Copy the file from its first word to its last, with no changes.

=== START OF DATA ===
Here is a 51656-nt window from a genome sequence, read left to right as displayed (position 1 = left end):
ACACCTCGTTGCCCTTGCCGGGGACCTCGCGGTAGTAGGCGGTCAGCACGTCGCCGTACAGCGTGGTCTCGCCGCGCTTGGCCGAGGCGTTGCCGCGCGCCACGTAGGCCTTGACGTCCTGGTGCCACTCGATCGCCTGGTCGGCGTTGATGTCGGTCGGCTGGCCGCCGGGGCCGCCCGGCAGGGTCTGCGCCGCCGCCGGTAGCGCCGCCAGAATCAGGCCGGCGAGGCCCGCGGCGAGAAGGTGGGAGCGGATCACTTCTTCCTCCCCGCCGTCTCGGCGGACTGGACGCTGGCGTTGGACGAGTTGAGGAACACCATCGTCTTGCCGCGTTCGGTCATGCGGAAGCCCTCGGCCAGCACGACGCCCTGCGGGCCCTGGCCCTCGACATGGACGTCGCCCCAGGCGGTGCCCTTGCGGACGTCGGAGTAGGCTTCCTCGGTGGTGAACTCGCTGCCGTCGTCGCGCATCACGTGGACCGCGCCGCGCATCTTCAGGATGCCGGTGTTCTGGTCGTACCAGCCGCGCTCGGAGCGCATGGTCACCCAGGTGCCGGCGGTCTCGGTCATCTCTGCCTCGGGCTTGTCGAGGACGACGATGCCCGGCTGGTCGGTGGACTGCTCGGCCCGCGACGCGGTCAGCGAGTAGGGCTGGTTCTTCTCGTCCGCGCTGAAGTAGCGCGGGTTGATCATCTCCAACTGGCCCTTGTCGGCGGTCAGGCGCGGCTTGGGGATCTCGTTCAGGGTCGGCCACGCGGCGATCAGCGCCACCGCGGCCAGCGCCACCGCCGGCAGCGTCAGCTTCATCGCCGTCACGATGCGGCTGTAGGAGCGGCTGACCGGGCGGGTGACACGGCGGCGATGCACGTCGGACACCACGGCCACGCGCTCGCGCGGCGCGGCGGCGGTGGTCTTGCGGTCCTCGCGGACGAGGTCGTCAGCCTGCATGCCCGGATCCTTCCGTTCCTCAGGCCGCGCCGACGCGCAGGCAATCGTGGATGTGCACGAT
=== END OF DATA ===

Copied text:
Here is a 51656-nt window from a genome sequence, read left to right as displayed (position 1 = left end):
ACACCTCGTTGCCCTTGCCGGGGACCTCGCGGTAGTAGGCGGTCAGCACGTCGCCGTACAGCGTGGTCTCGCCGCGCTTGGCCGAGGCGTTGCCGCGCGCCACGTAGGCCTTGACGTCCTGGTGCCACTCGATCGCCTGGTCGGCGTTGATGTCGGTCGGCTGGCCGCCGGGGCCGCCCGGCAGGGTCTGCGCCGCCGCCGGTAGCGCCGCCAGAATCAGGCCGGCGAGGCCCGCGGCGAGAAGGTGGGAGCGGATCACTTCTTCCTCCCCGCCGTCTCGGCGGACTGGACGCTGGCGTTGGACGAGTTGAGGAACACCATCGTCTTGCCGCGTTCGGTCATGCGGAAGCCCTCGGCCAGCACGACGCCCTGCGGGCCCTGGCCCTCGACATGGACGTCGCCCCAGGCGGTGCCCTTGCGGACGTCGGAGTAGGCTTCCTCGGTGGTGAACTCGCTGCCGTCGTCGCGCATCACGTGGACCGCGCCGCGCATCTTCAGGATGCCGGTGTTCTGGTCGTACCAGCCGCGCTCGGAGCGCATGGTCACCCAGGTGCCGGCGGTCTCGGTCATCTCTGCCTCGGGCTTGTCGAGGACGACGATGCCCGGCTGGTCGGTGGACTGCTCGGCCCGCGACGCGGTCAGCGAGTAGGGCTGGTTCTTCTCGTCCGCGCTGAAGTAGCGCGGGTTGATCATCTCCAACTGGCCCTTGTCGGCGGTCAGGCGCGGCTTGGGGATCTCGTTCAGGGTCGGCCACGCGGCGATCAGCGCCACCGCGGCCAGCGCCACCGCCGGCAGCGTCAGCTTCATCGCCGTCACGATGCGGCTGTAGGAGCGGCTGACCGGGCGGGTGACACGGCGGCGATGCACGTCGGACACCACGGCCACGCGCTCGCGCGGCGCGGCGGCGGTGGTCTTGCGGTCCTCGCGGACGAGGTCGTCAGCCTGCATGCCCGGATCCTTCCGTTCCTCAGGCCGCGCCGACGCGCAGGCAATCGTGGATGTGCACGAT